It's a Journey...
Romantic relationships can provide some of the richest emotional rewards of
adulthood, but they can also leave us achingly vulnerable. A breakup can be one
of the most stressful and emotional experiences in life. Whether you wanted it or
not, the breakup of a relationship can turn your whole world upside down and
trigger painful and unsettling emotions.
The brief was open and we could pick a topic of our choice and I was split between three completely different ideas. I used the traditional desirability, feasibility, and viability diagram to shortlist potential ideas. Finally, with the COVID pandemic acting like an unpredictable variable, I chose a topic that was easy to remotely communicate with my intended users and get feedback at different stages.
Initial Design Statement
I decided to focus on the area "life after love" and defined my initial design statement based on IDEO's design kit:
"How might we help someone move on after a break up"
The purpose of the research was to understand the user's needs, pain points, motivations, and psychology. I started with a hypothesis and moved to secondary and primary research. To summarise research, I answered the questions: "who is the user", "what do they want", "what can we do about it" through personas, value proposition map, and Moscow analysis for potential ideas. Finally, I summed up the research with 3 conceptual themes that might shape the product.
This research project was an individual effort and was done in three-phase:
Phase 1: Secondary Research
Phase 2: Primary Research
Phase 3: Synthesis
As described by Lauren Howe and Carol Dweck, for some people, it’s easier to deal with breakups than for others.
Another research by Craig Eric Morris shows that women have a higher impact on their physical response than men but the emotional response is somewhat mixed for both.
I had a few informal coffee chats with friends and it was interesting to see that people have different takes on this journey - some look for a rebound relationship, some pick up an activity, some go on trips, etc.
However, one thing they all had in common was the social support that helped in dealing with post-breakup stress but interestingly it does not last forever.
To understand the impact on different people/businesses I made a rough stakeholder map. It also helped me figure out the specialists to consult and gave me an idea about my customer's interests after a breakup.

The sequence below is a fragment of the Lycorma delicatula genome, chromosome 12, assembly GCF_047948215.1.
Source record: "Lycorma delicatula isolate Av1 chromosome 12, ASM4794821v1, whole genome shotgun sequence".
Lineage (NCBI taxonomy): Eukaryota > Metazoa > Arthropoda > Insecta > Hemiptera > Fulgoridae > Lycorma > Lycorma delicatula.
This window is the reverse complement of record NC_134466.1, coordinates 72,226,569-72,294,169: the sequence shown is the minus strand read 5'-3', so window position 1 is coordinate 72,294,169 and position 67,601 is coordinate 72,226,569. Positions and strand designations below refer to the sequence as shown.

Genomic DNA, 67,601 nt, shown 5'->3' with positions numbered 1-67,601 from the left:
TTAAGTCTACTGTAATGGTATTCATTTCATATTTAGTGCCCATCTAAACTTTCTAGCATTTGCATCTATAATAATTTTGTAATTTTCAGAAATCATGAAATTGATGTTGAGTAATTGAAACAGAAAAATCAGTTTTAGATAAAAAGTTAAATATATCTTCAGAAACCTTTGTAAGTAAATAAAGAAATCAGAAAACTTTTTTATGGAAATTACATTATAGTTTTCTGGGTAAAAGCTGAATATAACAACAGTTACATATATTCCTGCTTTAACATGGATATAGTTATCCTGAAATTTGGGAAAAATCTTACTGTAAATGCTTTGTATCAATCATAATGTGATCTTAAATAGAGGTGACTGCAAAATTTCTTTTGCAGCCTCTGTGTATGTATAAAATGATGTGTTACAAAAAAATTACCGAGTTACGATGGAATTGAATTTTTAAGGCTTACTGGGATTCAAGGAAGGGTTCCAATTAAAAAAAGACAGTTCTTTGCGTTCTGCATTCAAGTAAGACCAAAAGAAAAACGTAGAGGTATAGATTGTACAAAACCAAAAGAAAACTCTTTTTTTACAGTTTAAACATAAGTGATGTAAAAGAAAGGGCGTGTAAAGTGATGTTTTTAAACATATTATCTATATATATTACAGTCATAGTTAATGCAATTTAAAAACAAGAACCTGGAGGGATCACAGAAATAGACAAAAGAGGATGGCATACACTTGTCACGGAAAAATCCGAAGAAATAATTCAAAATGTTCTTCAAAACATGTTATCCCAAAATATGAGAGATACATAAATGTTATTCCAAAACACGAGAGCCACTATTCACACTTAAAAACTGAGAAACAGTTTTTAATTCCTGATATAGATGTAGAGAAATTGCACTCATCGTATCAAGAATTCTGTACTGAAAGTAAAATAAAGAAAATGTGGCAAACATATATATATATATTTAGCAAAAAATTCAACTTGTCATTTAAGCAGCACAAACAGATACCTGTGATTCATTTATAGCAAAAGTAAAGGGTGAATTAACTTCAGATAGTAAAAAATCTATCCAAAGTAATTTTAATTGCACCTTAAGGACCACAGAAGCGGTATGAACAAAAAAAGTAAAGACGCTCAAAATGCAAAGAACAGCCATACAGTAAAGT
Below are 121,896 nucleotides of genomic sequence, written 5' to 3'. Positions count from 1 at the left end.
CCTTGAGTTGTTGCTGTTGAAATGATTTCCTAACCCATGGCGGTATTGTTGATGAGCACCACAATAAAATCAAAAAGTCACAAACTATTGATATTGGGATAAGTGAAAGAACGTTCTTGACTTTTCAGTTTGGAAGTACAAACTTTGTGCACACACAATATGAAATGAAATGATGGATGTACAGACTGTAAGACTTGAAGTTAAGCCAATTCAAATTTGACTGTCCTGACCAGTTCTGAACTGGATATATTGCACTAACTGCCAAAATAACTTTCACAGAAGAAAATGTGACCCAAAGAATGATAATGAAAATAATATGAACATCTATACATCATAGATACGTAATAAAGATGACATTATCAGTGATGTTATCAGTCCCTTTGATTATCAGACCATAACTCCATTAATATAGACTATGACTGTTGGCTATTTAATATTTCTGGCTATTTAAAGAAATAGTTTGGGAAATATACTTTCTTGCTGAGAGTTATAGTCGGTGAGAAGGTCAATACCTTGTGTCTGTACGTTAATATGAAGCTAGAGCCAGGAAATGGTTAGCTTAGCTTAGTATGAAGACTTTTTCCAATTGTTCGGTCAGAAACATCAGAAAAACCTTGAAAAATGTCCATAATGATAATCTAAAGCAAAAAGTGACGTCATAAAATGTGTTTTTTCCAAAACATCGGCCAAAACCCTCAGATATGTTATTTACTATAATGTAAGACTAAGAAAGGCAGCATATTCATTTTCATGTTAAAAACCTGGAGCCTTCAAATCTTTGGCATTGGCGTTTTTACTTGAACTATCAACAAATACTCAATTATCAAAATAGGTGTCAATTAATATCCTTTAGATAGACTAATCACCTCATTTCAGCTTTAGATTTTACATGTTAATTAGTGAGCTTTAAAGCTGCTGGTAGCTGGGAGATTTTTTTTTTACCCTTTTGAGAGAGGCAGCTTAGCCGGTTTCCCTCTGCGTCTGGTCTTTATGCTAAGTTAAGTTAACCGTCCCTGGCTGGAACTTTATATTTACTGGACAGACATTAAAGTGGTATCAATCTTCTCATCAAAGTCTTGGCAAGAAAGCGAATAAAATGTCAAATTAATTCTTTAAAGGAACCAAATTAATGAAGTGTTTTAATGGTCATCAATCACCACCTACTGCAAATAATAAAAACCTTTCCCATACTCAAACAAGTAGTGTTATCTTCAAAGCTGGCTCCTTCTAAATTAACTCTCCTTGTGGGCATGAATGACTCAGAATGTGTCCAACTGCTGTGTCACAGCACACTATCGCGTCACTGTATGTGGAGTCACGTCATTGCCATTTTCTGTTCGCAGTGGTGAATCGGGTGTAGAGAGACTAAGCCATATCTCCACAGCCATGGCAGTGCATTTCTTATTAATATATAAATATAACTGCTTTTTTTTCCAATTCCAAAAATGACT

There are a few products in the market that intends to help a person deal with a breakup. From my market research, I found the following few apps that are available to the users.
The “breakup help” app, is the highest downloaded app on the android play store and has only 10k plus downloads. Its rating is just 3.7 and the UI isn’t pleasing to use. The overall experience of the app seems to be dull.
Finally, I found "Mend", a good human-centric product. Interestingly it has recently entered the market with just has an IOS app that has only 5 reviews on the apple store. This shows that the market is still unexplored and there is an opportunity for a good human-centric product that works!
I kicked off the research phase by getting myself familiar with the research in and around my topic. I read around 20 research papers and several articles. They all were focused on answering the following four questions:
What do I feel?
A person’s psychology when they break up
Will I recover?
Factors that affect the recovery process
How will I do it?
Helpful methods of recovery
Is rebound ok?
The consequences in short and long term
I concluded the literature review with my own analogy - "Going through a break-up for the first time is the same as learning to drive a car". I wrote a concise version of the review which is about 1400 words (around 5 min) and can be found here.
Once I had a basic understanding, I went to brainstorm my problem and all the aspects related to it. To do this, I used "challenge mapping" which is also one of my favorite brainstorming techniques!
To understand the environment of my application, I went with a PESTLE analysis. This was particularly helpful to find very specific articles that were relevant to my project. It also gave the project certain boundaries in legal terms and government policies.